My own trip to Krome came at the behest of Friends of Miami-Dade Detainees(FOMDD), which got me inside the camp as a community member. I thus became the first journalist to get unsupervised interviews with detainees. What emerged from the visit, along with months of additional reporting, was a far darker and more sinister picture than the one painted by the Trump administration, ICE, and the immigration system’s many media enablers.

Krome, a male-only facility, is designed for 611 detainees but, numerous detainees interviewed allege, is routinely overcrowded. Most detainees are held in about a dozen “pods,” a word that has a more pleasant ring to it than “cells.” Pods are single-room, enclosed rectangular units, roughly the size of a high school gym, where detainees sleep in row after row of steel bunk beds with thin mattresses, according to multiple accounts. Fiberglass chairs are bolted to the floor. Toilets and showers offer no privacy. TVs blare in Spanish and English, and the “pods” emanate an enormous, steady din.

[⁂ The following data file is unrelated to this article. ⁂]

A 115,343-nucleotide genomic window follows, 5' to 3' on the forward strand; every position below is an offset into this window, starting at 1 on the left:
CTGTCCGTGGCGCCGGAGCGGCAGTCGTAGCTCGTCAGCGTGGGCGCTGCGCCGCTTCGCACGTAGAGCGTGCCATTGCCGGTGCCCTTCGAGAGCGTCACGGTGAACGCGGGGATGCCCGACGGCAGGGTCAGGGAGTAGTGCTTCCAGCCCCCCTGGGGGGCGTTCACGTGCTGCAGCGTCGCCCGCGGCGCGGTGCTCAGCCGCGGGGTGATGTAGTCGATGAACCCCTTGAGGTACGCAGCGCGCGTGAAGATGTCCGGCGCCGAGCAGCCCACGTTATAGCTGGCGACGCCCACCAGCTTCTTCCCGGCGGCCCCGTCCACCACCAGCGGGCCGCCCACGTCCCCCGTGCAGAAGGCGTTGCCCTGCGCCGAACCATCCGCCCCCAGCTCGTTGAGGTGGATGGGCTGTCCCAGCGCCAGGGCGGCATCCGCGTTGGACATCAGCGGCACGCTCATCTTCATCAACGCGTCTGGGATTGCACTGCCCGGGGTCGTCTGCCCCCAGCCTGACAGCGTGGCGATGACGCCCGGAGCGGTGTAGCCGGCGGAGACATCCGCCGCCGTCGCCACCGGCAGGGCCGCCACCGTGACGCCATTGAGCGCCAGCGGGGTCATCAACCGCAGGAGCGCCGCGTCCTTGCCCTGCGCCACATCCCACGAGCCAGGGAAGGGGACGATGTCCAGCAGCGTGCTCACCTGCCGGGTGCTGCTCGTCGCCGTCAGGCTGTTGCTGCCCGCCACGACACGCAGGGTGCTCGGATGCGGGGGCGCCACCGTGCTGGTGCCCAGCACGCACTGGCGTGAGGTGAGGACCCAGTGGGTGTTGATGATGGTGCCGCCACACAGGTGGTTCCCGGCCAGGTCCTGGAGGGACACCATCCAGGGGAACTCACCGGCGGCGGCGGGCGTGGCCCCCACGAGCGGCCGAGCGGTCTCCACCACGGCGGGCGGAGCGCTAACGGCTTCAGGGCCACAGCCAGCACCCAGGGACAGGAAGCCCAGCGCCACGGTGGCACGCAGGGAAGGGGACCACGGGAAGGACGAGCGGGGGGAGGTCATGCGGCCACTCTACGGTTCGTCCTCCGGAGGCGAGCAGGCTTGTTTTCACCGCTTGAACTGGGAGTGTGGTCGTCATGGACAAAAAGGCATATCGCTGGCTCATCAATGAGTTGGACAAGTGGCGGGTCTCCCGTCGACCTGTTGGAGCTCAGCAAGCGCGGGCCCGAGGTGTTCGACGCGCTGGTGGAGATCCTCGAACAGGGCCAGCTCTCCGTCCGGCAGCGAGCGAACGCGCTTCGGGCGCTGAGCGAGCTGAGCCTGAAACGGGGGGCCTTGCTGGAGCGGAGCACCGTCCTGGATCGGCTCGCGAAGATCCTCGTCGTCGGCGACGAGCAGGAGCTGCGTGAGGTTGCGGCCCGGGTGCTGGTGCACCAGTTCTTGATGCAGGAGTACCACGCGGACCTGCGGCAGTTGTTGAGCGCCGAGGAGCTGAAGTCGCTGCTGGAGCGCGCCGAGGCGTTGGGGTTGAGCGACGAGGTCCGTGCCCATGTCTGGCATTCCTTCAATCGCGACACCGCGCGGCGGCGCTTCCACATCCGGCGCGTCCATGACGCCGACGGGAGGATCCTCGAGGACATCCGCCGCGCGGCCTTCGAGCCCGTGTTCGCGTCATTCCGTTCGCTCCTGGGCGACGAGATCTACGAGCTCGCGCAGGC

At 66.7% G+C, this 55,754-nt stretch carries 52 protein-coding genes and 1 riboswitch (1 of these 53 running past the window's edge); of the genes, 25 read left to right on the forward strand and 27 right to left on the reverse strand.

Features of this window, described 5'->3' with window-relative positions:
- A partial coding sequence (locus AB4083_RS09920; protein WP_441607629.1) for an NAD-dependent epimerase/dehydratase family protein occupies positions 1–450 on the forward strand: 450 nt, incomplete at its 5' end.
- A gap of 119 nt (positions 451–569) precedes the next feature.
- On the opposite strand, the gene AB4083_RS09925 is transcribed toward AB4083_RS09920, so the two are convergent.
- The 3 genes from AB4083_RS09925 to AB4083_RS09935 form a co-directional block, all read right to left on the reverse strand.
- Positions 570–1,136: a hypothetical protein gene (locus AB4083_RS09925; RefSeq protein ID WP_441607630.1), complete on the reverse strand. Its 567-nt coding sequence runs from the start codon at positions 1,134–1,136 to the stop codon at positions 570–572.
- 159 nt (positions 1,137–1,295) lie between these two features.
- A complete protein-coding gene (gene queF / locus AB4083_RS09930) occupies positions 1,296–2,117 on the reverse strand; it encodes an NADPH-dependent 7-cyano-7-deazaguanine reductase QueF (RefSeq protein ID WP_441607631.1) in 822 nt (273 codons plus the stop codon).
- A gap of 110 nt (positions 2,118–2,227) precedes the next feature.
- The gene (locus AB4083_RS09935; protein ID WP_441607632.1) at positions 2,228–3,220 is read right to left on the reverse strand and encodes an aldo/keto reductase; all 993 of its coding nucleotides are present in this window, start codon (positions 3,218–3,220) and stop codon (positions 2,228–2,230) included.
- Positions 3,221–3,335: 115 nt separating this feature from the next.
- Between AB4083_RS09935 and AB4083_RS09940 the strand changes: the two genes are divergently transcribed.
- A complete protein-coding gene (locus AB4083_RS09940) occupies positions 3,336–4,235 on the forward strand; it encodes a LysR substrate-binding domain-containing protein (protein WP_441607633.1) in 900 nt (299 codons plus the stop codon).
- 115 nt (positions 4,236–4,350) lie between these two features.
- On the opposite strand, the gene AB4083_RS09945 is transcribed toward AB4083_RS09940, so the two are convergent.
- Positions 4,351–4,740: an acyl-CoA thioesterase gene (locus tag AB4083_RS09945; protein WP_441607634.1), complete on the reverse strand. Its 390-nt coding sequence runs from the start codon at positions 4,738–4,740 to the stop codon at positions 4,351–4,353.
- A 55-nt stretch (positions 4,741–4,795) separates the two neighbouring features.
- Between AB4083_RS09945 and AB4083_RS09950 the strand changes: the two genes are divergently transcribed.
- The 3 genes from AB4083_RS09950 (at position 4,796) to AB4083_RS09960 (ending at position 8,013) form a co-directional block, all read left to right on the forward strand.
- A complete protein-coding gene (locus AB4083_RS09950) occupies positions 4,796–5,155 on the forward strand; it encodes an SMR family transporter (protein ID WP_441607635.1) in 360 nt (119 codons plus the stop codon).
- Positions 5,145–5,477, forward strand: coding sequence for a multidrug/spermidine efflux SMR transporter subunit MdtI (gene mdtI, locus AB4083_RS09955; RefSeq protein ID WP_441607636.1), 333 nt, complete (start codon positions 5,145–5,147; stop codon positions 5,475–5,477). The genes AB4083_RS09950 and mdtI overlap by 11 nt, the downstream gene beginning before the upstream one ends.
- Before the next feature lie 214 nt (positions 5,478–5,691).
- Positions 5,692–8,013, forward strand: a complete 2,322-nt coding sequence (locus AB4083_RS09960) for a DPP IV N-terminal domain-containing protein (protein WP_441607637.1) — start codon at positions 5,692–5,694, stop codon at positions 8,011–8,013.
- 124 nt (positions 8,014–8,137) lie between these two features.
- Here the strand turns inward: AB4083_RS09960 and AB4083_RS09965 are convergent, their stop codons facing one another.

As at detention camps elsewhere around the country, Krome’s broad medical care is horrendous. In addition to being fed terrible food—high-calorie-and-starch institutional fare with little to no nutritional value—detainees face long waits to see doctors and are rarely provided medicines other than Tylenol or other over-the-counter painkillers. What’s more, ICE officials—and the private contractors who run most of the agency’s facilities—have a long record of cost-cutting, avoiding spending that might eat up budgets and profit margins. Because of that, they sometimes refrain from sending detainees in their charge to outside hospitals until their health has deteriorated to a critical point. “You have to wait so long to be seen, you’ll get better or die first,” an advocate at Adelanto—the country’s second-largest detention camp, near Los Angeles—told me when she took me inside there last year.